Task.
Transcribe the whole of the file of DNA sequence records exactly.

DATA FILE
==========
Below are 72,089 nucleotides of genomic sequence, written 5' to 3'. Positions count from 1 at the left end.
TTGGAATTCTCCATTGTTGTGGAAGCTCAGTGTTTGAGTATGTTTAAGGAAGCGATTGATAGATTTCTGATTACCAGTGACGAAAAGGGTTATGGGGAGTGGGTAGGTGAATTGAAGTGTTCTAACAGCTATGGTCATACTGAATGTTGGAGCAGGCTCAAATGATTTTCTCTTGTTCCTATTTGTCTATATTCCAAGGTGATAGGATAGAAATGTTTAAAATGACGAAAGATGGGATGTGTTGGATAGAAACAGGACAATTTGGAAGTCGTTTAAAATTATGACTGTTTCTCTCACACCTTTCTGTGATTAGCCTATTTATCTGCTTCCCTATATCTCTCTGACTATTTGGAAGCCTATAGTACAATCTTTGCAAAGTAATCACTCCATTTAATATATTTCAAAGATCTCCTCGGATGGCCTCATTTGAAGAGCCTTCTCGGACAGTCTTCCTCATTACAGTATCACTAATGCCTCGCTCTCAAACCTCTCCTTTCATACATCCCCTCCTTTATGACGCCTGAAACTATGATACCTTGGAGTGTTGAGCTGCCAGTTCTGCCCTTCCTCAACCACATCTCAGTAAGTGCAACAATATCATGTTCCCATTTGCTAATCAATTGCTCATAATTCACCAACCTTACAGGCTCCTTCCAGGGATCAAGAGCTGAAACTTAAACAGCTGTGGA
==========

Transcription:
Below are 72,089 nucleotides of genomic sequence, written 5' to 3'. Positions count from 1 at the left end.
TTGGAATTCTCCATTGTTGTGGAAGCTCAGTGTTTGAGTATGTTTAAGGAAGCGATTGATAGATTTCTGATTACCAGTGACGAAAAGGGTTATGGGGAGTGGGTAGGTGAATTGAAGTGTTCTAACAGCTATGGTCATACTGAATGTTGGAGCAGGCTCAAATGATTTTCTCTTGTTCCTATTTGTCTATATTCCAAGGTGATAGGATAGAAATGTTTAAAATGACGAAAGATGGGATGTGTTGGATAGAAACAGGACAATTTGGAAGTCGTTTAAAATTATGACTGTTTCTCTCACACCTTTCTGTGATTAGCCTATTTATCTGCTTCCCTATATCTCTCTGACTATTTGGAAGCCTATAGTACAATCTTTGCAAAGTAATCACTCCATTTAATATATTTCAAAGATCTCCTCGGATGGCCTCATTTGAAGAGCCTTCTCGGACAGTCTTCCTCATTACAGTATCACTAATGCCTCGCTCTCAAACCTCTCCTTTCATACATCCCCTCCTTTATGACGCCTGAAACTATGATACCTTGGAGTGTTGAGCTGCCAGTTCTGCCCTTCCTCAACCACATCTCAGTAAGTGCAACAATATCATGTTCCCATTTGCTAATCAATTGCTCATAATTCACCAACCTTACAGGCTCCTTCCAGGGATCAAGAGCTGAAACTTAAACAGCTGTGGA